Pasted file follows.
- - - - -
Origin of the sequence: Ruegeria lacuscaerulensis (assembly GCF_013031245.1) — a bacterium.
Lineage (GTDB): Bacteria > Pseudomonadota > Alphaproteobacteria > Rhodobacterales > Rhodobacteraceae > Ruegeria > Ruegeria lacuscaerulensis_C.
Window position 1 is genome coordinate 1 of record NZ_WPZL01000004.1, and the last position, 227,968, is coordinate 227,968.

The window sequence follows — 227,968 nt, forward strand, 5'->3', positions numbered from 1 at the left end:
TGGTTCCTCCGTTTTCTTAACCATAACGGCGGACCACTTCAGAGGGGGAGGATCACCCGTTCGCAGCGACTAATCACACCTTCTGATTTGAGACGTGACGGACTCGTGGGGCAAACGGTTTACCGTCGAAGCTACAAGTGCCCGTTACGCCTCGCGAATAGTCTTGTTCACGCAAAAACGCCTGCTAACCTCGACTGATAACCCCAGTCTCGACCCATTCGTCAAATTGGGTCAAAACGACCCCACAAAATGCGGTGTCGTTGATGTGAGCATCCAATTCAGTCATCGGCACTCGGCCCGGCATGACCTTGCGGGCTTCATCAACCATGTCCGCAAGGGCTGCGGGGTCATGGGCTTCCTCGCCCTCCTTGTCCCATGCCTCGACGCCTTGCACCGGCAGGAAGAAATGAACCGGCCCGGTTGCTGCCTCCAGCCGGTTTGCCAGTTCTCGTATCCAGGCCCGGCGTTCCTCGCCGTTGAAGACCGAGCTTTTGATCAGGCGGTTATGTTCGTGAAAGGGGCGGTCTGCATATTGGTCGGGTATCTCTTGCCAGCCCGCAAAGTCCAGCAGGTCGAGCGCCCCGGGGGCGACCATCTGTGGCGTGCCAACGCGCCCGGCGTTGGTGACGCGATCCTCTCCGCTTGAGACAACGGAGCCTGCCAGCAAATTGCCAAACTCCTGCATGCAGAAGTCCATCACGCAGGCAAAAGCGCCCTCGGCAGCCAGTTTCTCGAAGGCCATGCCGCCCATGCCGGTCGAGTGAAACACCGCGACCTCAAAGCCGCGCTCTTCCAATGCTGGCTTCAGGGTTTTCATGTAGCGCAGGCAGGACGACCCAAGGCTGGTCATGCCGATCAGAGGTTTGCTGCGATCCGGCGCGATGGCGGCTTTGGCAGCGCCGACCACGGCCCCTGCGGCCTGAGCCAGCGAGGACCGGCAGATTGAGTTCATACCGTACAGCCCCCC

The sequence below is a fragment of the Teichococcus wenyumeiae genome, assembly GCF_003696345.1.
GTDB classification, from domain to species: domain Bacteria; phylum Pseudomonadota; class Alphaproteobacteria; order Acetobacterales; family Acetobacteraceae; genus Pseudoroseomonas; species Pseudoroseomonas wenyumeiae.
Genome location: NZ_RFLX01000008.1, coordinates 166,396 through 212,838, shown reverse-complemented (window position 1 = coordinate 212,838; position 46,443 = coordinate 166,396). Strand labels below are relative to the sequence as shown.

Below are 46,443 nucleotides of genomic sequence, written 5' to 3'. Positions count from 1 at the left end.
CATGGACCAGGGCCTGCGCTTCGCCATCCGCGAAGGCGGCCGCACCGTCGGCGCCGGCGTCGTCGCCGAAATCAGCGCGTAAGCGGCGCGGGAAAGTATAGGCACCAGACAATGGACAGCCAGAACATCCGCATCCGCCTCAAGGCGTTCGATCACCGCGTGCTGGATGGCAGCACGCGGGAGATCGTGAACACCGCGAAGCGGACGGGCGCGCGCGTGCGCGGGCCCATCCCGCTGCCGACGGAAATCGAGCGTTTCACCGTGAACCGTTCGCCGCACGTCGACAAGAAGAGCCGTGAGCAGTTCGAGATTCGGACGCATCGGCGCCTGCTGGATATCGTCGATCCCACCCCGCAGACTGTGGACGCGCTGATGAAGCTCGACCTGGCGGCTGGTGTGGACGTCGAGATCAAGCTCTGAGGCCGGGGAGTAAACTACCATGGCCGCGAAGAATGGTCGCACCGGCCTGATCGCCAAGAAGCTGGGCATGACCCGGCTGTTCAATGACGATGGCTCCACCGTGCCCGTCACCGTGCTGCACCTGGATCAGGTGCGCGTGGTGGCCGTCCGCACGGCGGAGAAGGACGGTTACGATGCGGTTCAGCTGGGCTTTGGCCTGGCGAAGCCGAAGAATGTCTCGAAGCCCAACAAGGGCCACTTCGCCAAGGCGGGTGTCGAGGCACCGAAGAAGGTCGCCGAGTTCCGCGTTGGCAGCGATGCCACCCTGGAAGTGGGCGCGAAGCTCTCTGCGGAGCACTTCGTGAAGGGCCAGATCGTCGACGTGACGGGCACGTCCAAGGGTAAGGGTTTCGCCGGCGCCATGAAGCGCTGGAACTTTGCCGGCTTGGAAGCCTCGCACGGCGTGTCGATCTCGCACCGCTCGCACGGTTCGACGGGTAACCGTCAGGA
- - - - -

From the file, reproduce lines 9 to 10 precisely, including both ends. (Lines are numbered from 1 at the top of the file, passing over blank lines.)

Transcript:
Below are 46,443 nucleotides of genomic sequence, written 5' to 3'. Positions count from 1 at the left end.
CATGGACCAGGGCCTGCGCTTCGCCATCCGCGAAGGCGGCCGCACCGTCGGCGCCGGCGTCGTCGCCGAAATCAGCGCGTAAGCGGCGCGGGAAAGTATAGGCACCAGACAATGGACAGCCAGAACATCCGCATCCGCCTCAAGGCGTTCGATCACCGCGTGCTGGATGGCAGCACGCGGGAGATCGTGAACACCGCGAAGCGGACGGGCGCGCGCGTGCGCGGGCCCATCCCGCTGCCGACGGAAATCGAGCGTTTCACCGTGAACCGTTCGCCGCACGTCGACAAGAAGAGCCGTGAGCAGTTCGAGATTCGGACGCATCGGCGCCTGCTGGATATCGTCGATCCCACCCCGCAGACTGTGGACGCGCTGATGAAGCTCGACCTGGCGGCTGGTGTGGACGTCGAGATCAAGCTCTGAGGCCGGGGAGTAAACTACCATGGCCGCGAAGAATGGTCGCACCGGCCTGATCGCCAAGAAGCTGGGCATGACCCGGCTGTTCAATGACGATGGCTCCACCGTGCCCGTCACCGTGCTGCACCTGGATCAGGTGCGCGTGGTGGCCGTCCGCACGGCGGAGAAGGACGGTTACGATGCGGTTCAGCTGGGCTTTGGCCTGGCGAAGCCGAAGAATGTCTCGAAGCCCAACAAGGGCCACTTCGCCAAGGCGGGTGTCGAGGCACCGAAGAAGGTCGCCGAGTTCCGCGTTGGCAGCGATGCCACCCTGGAAGTGGGCGCGAAGCTCTCTGCGGAGCACTTCGTGAAGGGCCAGATCGTCGACGTGACGGGCACGTCCAAGGGTAAGGGTTTCGCCGGCGCCATGAAGCGCTGGAACTTTGCCGGCTTGGAAGCCTCGCACGGCGTGTCGATCTCGCACCGCTCGCACGGTTCGACGGGTAACCGTCAGGA